Following the Central Bank of Nigeria’s decision to impose 50 per cent cash reserve requirement (CRR) on public sector deposits, banks in the country seem to be facing a severe liquidity crisis.
Recent data show that bank, discount houses and other financial institutions have embarked on a massive borrowing spree, increasing their borrowing from the CBN to manage the liquidity crisis. According to the CBN Economic Report for August 2013, banks increased their borrowing from the CBN Standing Lending Facility (SLF) from N793.08 billion in July to a whopping N2.465 trillion in August alone, representing an increase of 210.8 per cent.
The CBN commenced implementation of the policy in August following its decision during the Monetary Policy Committee meeting in July. Accordingly, it withdrew N896.43 billion being 50 per cent cash reserve requirement (CRR) on public sector from the banking system earlier that month.
The CBN data also reveal that on the average, banks borrowed N123.29 billion to sustain their operations in August compared with the daily average of N34.48 billion recorded in the preceding month.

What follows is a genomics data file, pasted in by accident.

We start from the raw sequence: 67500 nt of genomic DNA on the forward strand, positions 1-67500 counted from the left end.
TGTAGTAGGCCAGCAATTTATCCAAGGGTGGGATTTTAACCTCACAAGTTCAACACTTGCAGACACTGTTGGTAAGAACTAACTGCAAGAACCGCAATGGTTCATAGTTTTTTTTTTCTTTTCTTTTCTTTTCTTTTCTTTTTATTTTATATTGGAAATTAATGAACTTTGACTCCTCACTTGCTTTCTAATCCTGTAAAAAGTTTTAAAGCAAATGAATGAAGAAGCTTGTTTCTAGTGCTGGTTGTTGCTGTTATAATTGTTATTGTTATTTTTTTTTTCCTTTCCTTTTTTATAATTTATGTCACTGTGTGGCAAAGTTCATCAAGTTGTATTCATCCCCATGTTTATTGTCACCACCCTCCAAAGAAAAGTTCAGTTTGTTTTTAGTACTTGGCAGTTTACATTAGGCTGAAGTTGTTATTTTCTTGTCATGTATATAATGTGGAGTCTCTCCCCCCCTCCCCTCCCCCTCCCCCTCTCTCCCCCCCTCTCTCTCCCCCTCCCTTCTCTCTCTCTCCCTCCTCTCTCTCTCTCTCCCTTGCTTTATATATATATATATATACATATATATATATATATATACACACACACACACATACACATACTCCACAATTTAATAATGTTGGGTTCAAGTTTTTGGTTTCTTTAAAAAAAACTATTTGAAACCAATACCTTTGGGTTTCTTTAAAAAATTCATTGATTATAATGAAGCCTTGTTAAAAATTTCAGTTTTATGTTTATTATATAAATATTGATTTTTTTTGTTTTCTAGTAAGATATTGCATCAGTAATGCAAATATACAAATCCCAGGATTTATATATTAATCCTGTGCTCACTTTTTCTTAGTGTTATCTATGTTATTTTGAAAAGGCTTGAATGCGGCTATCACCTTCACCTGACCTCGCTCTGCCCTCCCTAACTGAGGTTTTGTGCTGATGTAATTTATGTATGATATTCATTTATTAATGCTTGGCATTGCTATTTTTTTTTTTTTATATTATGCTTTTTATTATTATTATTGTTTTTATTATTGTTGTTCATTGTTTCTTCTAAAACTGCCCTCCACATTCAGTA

That banks opted to borrow from the CBN even though it would disqualify them from accessing foreign exchange from the official foreign exchange market, a pointer to the severity of the liquidity crisis.
In the past, however, banks preferred to pay the high interbank rate for one day to borrow from other banks rather than to borrow from the CBN at 14.0 per cent and being barred from the official foreign exchange window.
The heavy dependence of the banking sector on monetised oil revenues for its liquidity has been a constant source of worry to the CBN. Speaking recently on the issue, the CBN governor, Malam Sanusi Lamido Sanusisaid the apex bank have been stressing “the need to keep pushing banks into altering their business model to reduce vulnerability.”
The liquidity crisis has forced lending rates to rise. The CBN economic report for August released last week showed that banks’ deposit and lending rates generally trended upwards during the review month. It also revealed that all deposit rates of various maturities, including the average savings rate rose from a range of 2.45 – 7.41 per cent to a range of 2.63 – 7.47 per cent.
Also, it showed that at the interbank call segment, the weighted average rate which stood at 10.61 per cent at end-July 2013, increased by 4.52 percentage points to 15.13 per cent at end-August 2013. Similarly, the weighted average rate, at the open-buy-back (OBB) segment, rose by 3.9 percentage points to 14.31 per cent from the level in July 2013.